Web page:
EU Publishes new Regulation on Masses and Dimensions
As specified within EC Regulation No. 661/2009 concerning "type approval requirements for the general safety of motor vehicles, their trailers and systems, components and separate technical units intended therefor" (more commonly known as the General Safety Regulation or GSR), the two existing EC Directives on masses and dimensions; EC Directive 92/21/EEC covering M1 category vehicles and EC Directive 97/27/EC covering vehicle categories other than M1, will be fully repealed by 1st November 2014. Therefore, in July 2010, the European Commission began work on developing a single new Implementing Regulation to replace these two Directives.
Due to the complex and contentious nature of the subject matter, it has taken over two years of discussions and negotiations to finalise the content of this new Regulation. However, on 21st December 2012, the new EU Implementing Regulation on masses and dimensions, (EU) No. 1230/2012, was finally published. This new Implementing Regulation not only combines the requirements from the two repealed Directives on masses and dimensions, but introduces a number of significant new and revised requirements.
The new and revised requirements introduced by EU Regulation No. 1230/2012 are too numerous to cover within this article. However, the following is a summary of the main points:
Maximum Permissible Masses
Although the European Commission had initially hoped to specify harmonised maximum permissible masses for all commercial vehicles in this new Regulation, this proved to be impossible due to the differences in maximum permissible mass values specified in the National legislation of the various Member States. Therefore, for commercial vehicle maximum permissible masses, this new Regulation adopts a similar approach to that used in EC Directive 97/27/EC, i.e. the vehicle is type approved at its maximum "design" masses and its "registration / in service" maximum permissible masses are determined in each Member State by the relevant National Authority.
Maximum Permissible Dimensions
The maximum permissible vehicle dimension limits, e.g. length, width and height, specified in EU Regulation No. 1230/2012 are predominantly carried over from EC Directive 97/27/EC and remain aligned with those specified in EC Directive 96/53/EC on the maximum authorised "in use" masses and dimensions for vehicles used in international traffic. However, although these dimensional limits have been applied to vehicles used in international "cross border" traffic for many years, some Member States still permit vehicles exceeding these specified dimension limits to operate within their borders. For instance, in the UK, vehicles with an overall height exceeding 4.0 m are permitted. During the negotiation process, it was recognised that vehicles designed to comply with such National vehicle dimensional limits would not be able to gain full European whole vehicle type approval and, hence, would have to be type approved using the National Small Series Type Approval (NSSTA) or Individual Vehicle Approval (IVA) schemes of the relevant country, with the associated limits on the quantity of vehicles that can be produced and registered under such schemes. To accommodate the National Small Series Type Approval and Individual Vehicle Approval of such vehicles, EU Regulation No. 1230/2012 contains a specific derogation permitting National type approval (either NSSTA or IVA) to be issued to vehicles which do not comply with the specified dimensional requirements. Furthermore, EU Regulation No. 1230/2012 contains an amendment to EC Directive 2007/46/EC on type approval to relax the numerical limits on the quantities of such "derogated" vehicles that may be produced and registered using NSSTA schemes.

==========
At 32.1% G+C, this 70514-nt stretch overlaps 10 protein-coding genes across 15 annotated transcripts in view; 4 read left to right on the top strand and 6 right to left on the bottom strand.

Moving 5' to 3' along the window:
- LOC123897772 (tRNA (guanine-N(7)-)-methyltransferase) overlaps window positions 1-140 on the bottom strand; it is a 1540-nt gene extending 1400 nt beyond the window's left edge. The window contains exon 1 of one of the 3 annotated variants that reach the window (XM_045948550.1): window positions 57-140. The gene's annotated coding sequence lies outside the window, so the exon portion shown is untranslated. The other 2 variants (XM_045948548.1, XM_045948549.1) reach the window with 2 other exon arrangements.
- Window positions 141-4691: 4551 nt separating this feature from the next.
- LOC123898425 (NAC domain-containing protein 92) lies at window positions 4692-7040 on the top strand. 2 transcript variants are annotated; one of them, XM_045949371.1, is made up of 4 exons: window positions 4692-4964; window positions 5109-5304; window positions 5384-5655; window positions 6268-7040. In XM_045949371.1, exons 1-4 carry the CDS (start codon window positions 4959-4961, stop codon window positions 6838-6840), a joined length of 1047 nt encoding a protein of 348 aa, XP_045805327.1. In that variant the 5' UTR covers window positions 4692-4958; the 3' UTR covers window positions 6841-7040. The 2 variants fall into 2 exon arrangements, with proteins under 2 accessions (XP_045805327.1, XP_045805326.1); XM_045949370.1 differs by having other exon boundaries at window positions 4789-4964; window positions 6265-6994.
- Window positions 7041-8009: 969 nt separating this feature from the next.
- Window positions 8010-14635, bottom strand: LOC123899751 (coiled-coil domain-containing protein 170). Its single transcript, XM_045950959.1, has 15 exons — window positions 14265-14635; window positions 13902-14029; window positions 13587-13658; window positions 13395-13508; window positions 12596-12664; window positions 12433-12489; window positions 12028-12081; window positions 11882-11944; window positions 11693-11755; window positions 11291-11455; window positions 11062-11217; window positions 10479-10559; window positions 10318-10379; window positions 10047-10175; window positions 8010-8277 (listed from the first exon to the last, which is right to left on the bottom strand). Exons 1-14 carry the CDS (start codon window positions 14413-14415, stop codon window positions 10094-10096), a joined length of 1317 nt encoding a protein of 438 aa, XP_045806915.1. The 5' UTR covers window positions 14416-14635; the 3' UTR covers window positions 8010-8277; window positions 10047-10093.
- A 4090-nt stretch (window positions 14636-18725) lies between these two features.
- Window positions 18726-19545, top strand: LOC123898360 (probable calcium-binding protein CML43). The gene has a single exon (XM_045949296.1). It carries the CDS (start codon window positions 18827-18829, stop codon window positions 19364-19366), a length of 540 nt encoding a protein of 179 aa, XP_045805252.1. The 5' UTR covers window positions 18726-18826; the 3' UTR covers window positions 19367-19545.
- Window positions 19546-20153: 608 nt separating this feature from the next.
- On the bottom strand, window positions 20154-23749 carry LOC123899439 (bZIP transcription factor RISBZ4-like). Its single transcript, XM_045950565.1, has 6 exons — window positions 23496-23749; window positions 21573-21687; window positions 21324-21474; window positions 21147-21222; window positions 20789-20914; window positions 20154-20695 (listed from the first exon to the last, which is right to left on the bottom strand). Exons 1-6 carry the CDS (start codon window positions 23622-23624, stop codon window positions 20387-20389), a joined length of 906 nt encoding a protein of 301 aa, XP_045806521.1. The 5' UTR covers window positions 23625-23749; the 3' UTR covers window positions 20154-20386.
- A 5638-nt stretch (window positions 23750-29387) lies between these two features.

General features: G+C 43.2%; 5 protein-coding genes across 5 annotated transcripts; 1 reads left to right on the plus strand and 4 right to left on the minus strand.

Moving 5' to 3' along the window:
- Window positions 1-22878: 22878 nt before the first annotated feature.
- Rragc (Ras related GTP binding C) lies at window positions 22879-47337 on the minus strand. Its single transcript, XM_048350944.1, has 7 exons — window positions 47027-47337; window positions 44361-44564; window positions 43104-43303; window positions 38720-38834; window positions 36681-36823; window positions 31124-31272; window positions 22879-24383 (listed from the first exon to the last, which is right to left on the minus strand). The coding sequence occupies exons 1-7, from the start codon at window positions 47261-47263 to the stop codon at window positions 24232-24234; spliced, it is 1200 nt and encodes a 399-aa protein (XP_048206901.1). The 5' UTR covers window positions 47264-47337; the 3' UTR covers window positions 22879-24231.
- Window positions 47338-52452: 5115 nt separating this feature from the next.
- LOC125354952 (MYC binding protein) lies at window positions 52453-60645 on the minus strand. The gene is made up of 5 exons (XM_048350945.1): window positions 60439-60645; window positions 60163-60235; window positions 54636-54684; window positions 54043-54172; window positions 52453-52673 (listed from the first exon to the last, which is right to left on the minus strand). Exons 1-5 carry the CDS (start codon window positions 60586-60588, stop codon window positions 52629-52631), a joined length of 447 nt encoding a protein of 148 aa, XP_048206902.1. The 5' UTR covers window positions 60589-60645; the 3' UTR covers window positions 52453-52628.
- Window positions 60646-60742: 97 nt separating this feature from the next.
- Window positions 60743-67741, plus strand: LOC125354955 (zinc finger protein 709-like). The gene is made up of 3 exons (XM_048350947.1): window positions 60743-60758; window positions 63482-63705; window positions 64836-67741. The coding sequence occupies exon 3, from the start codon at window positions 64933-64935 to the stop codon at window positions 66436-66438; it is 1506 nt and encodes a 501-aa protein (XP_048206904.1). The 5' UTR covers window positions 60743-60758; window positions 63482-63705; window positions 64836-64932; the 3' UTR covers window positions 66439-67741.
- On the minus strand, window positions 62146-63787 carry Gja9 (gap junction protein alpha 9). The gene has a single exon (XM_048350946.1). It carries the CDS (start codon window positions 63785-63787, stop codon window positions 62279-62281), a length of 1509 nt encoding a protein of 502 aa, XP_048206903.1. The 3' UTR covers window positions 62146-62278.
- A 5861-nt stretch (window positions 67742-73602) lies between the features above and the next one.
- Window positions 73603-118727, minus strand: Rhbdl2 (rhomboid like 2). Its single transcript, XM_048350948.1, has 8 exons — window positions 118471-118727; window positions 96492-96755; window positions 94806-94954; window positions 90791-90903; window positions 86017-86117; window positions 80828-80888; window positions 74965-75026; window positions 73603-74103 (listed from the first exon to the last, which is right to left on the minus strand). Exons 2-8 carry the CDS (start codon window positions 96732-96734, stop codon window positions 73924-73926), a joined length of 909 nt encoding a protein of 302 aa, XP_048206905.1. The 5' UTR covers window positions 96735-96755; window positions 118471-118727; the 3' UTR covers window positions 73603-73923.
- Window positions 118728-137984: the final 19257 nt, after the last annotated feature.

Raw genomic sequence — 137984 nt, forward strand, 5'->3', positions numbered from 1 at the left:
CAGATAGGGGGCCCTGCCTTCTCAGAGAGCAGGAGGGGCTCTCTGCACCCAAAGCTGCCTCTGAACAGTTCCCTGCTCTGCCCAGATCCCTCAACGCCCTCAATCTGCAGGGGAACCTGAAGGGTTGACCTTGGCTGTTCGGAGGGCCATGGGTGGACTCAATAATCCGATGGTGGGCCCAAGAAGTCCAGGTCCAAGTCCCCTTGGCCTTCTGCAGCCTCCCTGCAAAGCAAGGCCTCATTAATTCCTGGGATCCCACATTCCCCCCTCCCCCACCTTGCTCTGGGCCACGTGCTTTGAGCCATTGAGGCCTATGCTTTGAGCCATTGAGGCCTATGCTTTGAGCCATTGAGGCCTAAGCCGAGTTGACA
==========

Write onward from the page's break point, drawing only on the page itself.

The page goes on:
Items Exempted from the Maximum Permissible Dimension Requirements
EU Regulation No. 1230/2012 contains a comprehensive list of the devices and equipment that does not need to be taken into account when determining a vehicle’s overall dimensions, e.g. rear view mirrors, access steps, customs seals, etc. Whilst most of the items in this list are carried over from EC Directive 97/27/EC, there are some revisions and additions. One notable addition to the list is the inclusion of devices and equipment designed to reduce aerodynamic drag.
Actual Mass of the Vehicle
A significant new requirement introduced by EU Regulation No. 1230/2012 is that, in addition to specifying the "mass in running order" for the vehicle, all Certificates of Conformity must also specify the "actual mass of the vehicle". A definition of the "actual mass of the vehicle", along with revised definitions for "mass in running order" and "mass of the optional equipment", are contained within EU Regulation No. 1230/2012.
EU Regulation No. 1230/2012 also revises the tolerances permitted when measuring the masses and dimensions for both type approval and Conformity of Production purposes. The applicable tolerances can be summarised as follows:
- Tolerance on dimensional measurements for both type approval and Conformity of Production purposes = ±3%.
- Tolerance on "mass in running order" and "actual mass of the vehicle" measurements for type approval purposes = ±5% for special purpose vehicles and ±3% for all other vehicles.
- Tolerance on "mass in running order" and "actual mass of the vehicle" measurements for Conformity of Production purposes = ±5%.
According to EC Regulation No. 661/2009, compliance with this new Implementing Regulation became mandatory from 1st November 2012 for new types of vehicle (even though the Regulation was not actually published until 21st December 2012) and will become mandatory for all new vehicles from 1st November 2014.
Additionally, EU Regulation No. 1230/2012 requires that, from 10th January 2014, all Certificates of Conformity must be in accordance with the updated format specified in the Regulation, i.e. specifying the "actual mass of the vehicle".